In 2011, blue-green algae blooms caused the Grand River Dam Authority to warn the public to avoid bodily contact with the water in northeast Oklahoma’s Grand Lake. So last year, few questioned the decision to keep the Bernice Area beach closed for five months after an algae outbreak there. As the Tulsa World‘s Randy Krehbiel reports “it began with goose poop:” Continue Reading
Duncan, Oklahoma has taken some of the worst of the drought these past five years. Stage 5 water rationing is in effect, which means — with few exceptions — a ban on all outside watering.
One option the city was looking at to relieve its drought disaster was to pump water from nearby Clear Creek Lake, but as The Oklahoman‘s Silas Allen reports, funding from that project will have to come from somewhere other than the Oklahoma Water Resources Board: Continue Reading
A bill that would allow voters to decide if the state Constitution should be changed to guarantee “the right of farmers and ranchers to employ agricultural technology and livestock production and ranching practices” passed the Oklahoma House of Representatives without debate Thursday.
It now heads to the Senate, where it’s also expected to meet widespread support.
Right-to-farm is a controversial national issue that barely passed in Missouri in November 2014. The effort pits agricultural interests against, specifically, the Humane Society of the United States, which House Joint Resolution 1012‘s author, Scott Biggs, R-Chickasha, mentioned when introducing his bill on the House floor: Continue Reading
In Oklahoma, the natural beauty of Lee Creek — one of the state’s scenic rivers — is protected by state law. In Arkansas, Lee Creek is an important water source for fast-growing Fort Smith. Now, Fort Smith has a plan to turn Lee Creek into Oklahoma’s next lake, and reignite a dispute that was settled more than 20 years ago.
Lawton is pulling out all the stops in its battle with the ongoing drought in western Oklahoma. Last week, StateImpact reported on the city’s plan to create more rain through cloud-seeding. Now Lawton is moving forward with a project to dredge built up silt from the bottom of Waurika Lake that’s clogging pumps and making what little water is left in the lake harder to access. Continue Reading
South-central Oklahoma — where the sensitive Arbuckle-Simpson Aquifer provides water for thousands of Oklahomans — is home to some of the highest quality limestone in the country, and the ground holds vast supplies of the silica sand used by the oil and gas industry in the hydraulic fracturing process.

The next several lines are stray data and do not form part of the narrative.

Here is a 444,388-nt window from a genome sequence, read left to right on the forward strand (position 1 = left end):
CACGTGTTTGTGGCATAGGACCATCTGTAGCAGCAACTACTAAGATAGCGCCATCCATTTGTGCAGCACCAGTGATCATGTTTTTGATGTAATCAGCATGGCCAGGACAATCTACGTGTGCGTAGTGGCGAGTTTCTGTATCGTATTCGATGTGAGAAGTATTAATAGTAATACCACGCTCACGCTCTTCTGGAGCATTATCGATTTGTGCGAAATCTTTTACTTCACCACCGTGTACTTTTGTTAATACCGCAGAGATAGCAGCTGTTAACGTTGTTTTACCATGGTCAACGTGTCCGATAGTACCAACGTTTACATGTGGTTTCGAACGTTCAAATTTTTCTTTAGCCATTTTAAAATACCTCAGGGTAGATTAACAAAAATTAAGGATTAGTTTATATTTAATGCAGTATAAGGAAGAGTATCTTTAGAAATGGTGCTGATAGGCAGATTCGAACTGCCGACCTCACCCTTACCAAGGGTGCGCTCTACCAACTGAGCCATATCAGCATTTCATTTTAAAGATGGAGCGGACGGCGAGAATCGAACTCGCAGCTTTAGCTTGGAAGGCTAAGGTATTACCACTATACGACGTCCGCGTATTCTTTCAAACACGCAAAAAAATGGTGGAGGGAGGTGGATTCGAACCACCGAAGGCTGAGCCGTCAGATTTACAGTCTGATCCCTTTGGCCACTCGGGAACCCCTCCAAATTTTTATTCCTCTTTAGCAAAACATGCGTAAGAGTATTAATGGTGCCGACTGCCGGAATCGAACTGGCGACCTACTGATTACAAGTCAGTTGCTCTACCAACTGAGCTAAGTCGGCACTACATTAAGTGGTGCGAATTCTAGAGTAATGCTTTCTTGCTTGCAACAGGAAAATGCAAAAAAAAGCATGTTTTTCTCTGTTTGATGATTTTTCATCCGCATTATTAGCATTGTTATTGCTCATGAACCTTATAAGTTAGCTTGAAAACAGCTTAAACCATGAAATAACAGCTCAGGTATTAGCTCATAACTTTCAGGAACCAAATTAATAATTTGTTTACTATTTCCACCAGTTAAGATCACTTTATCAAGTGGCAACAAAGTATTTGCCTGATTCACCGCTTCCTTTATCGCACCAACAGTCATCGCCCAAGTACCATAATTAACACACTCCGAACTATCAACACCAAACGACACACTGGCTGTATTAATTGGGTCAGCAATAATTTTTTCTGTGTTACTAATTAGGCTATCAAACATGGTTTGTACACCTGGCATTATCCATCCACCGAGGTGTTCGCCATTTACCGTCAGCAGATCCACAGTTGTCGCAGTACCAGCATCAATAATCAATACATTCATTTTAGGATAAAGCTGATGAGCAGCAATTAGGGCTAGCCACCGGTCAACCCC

For years, south-central Oklahoma lawmakers have been pushing for a severance tax on the limestone and sand mined out of the aquifer, which many residents say is damaging the Arbuckle-Simpson and threatening the future of communities in the area. On Tuesday, a severance tax bill passed the state House by a vote of 60-35. Continue Reading
Oklahoma Gas and Electric — the state’s largest utility — and Oklahoma Attorney General Scott Pruitt fought the EPA’s new Clean Air Act regulations for years before being left with no choice but to comply.
Now, after being beaten back in court, OG&E is asking the state Corporation Commission for permission to increase customer electricity rates so it has the money it says is needed to convert coal-fired units at its Muskogee Plant to natural gas, and install air scrubbers at its Sooner Plant. Continue Reading
Oklahoma’s 2012 Water for 2060 Act set a goal of not using more water in 2060 than the state used in 2012. To that end, grants are available to communities that want to implement drought mitigation or conservation measures that save water.
Oklahoma voters have at least a year before seeing ads for and against state questions on the ballot in November 2016. But you might want to get used to hearing this phrase now: right-to-farm.
It’s a divisive national issue that’s made its way to the Sooner State, one that puts agriculture at odds with environmentalists and animal rights advocates.
A bill to study the possibility of moving water from eastern Oklahoma — where it’s abundant — to western Oklahoma — which has been suffering under half a decade of drought — has residents in the east worried about what transferring water out of their area would mean for their own water supply and the tourism so many communities there rely on. Continue Reading